Ryerson University Reviews

Updated June 30, 2015
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4.2
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Ryerson University President Sheldon Levy
Sheldon Levy
38 Ratings

Pros
  • competitive salary and benefits, free tuition, great location in downtown Toronto (in 4 reviews)

  • The good things about Ryerson are the friendly environment, the flexibility you get for your work and the good benefits you get as an employee (in 4 reviews)

Cons
  • Very disconnected; no real personal ties, just professional ties (in 2 reviews)

  • It is quite difficult for Part time employees to grow with the company (in 2 reviews)

More Pros and Cons

96 Employee Reviews

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  1. Student Employment

    Current Employee - Anonymous Employee
    Current Employee - Anonymous Employee

    I have been working at Ryerson University

    Pros

    If your working there as a student they are extremely flexible with your schedule

    Cons

    Getting a job opportunity at Ryerson is difficult after you graduate


  2. Work Study position as a tech support

    • Work/Life Balance
    • Culture & Values
    • Career Opportunities
    • Comp & Benefits
    • Senior Management
    Current Employee - Anonymous Employee
    Current Employee - Anonymous Employee

    I have been working at Ryerson University part-time

    Recommends
    Positive Outlook
    Approves of CEO
    Recommends
    Positive Outlook
    Approves of CEO

    Pros

    - Very very flexible schedule, you can chose what hours you want to work
    - picked up alot of technical skills during my position
    - Can do you school work while you work
    - Very nice manager and is willing to listen to your ideas

    Cons

    - Dealing with students while you are student is unpleasant. They don't respect you or think they know better than you


  3. Good place to work

    Former Employee - Anonymous Employee
    Former Employee - Anonymous Employee

    I worked at Ryerson University part-time

    Pros

    Good support, but depends on department you're working in (administrative staff make it or break it)

    Cons

    Not flexible with scheduling
    Supervising staff/managerial staff can be difficult to work with


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  5. Helpful (1)

    Depends what you want from your career?

    • Work/Life Balance
    • Culture & Values
    • Career Opportunities
    • Comp & Benefits
    • Senior Management
    Current Employee - Anonymous Employee
    Current Employee - Anonymous Employee

    I have been working at Ryerson University (Less than a year)

    Neutral Outlook
    Neutral Outlook

    Pros

    Good salary for permanent staff, less so for external contractors

    Good benefits, subsidised education, flexible schedule, downtown location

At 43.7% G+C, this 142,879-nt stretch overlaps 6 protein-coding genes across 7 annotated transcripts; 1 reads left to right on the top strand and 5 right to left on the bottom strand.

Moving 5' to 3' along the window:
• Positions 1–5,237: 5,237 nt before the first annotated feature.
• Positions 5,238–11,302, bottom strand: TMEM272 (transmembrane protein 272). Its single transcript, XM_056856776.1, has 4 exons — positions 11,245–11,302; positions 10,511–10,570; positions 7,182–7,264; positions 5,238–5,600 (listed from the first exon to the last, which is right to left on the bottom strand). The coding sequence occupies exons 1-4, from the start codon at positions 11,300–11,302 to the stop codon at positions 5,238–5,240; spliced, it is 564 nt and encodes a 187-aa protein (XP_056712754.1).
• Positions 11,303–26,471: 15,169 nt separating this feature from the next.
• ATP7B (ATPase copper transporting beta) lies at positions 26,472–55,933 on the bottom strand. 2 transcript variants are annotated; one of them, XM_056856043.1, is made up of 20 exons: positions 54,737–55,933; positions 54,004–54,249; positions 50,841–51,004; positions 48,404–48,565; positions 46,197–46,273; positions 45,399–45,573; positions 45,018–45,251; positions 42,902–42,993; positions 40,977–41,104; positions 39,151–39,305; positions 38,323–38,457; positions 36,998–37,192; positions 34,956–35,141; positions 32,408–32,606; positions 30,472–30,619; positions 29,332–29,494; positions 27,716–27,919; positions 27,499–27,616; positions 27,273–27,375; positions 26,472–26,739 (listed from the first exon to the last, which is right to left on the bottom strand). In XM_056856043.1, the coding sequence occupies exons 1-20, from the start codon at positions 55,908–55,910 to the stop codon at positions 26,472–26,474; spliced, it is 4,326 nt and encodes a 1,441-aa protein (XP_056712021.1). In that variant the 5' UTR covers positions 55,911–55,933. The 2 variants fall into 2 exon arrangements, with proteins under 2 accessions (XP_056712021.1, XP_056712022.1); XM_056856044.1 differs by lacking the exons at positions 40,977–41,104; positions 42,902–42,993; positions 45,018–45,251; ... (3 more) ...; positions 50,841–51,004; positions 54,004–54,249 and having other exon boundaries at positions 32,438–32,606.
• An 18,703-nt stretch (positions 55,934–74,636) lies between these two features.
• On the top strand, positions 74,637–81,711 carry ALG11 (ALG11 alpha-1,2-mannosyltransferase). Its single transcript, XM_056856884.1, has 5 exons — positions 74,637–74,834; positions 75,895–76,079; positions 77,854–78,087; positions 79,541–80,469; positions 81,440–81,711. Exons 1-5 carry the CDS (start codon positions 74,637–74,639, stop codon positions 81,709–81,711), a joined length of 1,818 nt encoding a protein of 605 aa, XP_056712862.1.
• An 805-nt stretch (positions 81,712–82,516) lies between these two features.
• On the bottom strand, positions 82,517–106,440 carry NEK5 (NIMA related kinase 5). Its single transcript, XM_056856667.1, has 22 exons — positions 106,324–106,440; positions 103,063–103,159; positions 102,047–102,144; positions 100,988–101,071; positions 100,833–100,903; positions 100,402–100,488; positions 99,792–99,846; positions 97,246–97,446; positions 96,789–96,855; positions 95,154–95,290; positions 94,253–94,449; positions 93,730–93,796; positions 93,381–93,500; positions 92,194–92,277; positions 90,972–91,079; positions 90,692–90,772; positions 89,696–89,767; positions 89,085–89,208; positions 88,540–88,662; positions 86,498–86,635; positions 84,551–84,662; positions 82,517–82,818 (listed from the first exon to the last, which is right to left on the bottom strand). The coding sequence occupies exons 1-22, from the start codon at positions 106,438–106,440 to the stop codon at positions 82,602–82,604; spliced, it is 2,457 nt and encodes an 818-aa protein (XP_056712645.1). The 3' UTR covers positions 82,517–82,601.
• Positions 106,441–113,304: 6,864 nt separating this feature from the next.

Low pressure environment, mostly friendly colleagues

    Long term job security, transparent pay scales and annual increases in line with progression

    Depending on department and management, opportunities for professional development

    Expanding university, additional resources being invested will create more jobs and more layers of management/bureaucracy (will improve chances of promotion if thats what interests you)

    Cons

    Fragmented communication structure and bloated bureaucracy - hampers and frustrates larger/long term projects. If you like your job to simple and to work in relative isolation, to other departments, then you will probably find this a pro and not a con.

    Most experienced employees appear to be 'job for life' types once they are here. Although this can benefit continuity, it does affect the business culture (i.e. senior managers lacking external business/corporate experience). It also creates an environment where people are comfortable to not 'rock the boat' and be happy with the pay check and benefits. If you like a job that is relaxed, low pressure, requires little initiative and steady then this is likely a plus point.

    Linked to previous point, promotions tend to be slow because people seem reluctant to move on to external organisations (unless they are find an equivalent job at other colleges/universities). This creates a queue of employees vying for the next rung on the ladder and can create a bottle neck effect. Things can get political fast, as people are lining up their self promotional material, creating silos so that they can take credit for as much work as possible, and mistrust honest motives to collaborate in the best interests of the university. This create frustrating inefficiencies, and team work collaboration tends to suffer. If you thrive in that type of environment then this is probably a plus point and not a negative.

    Despite the universities claims for innovation, this does not translate across to the staff functions. Thinking and culture is dated. For ambitious millenials or external hires with previous business experience innovation and improvement is difficult to obtain. If you prefer your work to be relatively change free and slightly antiquated then you will likely enjoy it here.

    There seems to be two main reasons for this. Firstly, this is often viewed as a personal attack/threat against senior management (as improvement and innovation implies that things aren't great/failing on their watch). Secondly, the bureaucracy and multiple layers of management result in a lot of 'buck passing', with people unclear or unwilling to take responsibly and authority for their actions without senior approval. Therefore innovation is routinely stifled before it is given a fair chance.

    Linked to the previous points, the pace of work an be slow for long periods, with small flurries of last minute work (often because of poor/lack of communication of plans until the last possible minute).

    Advice to Management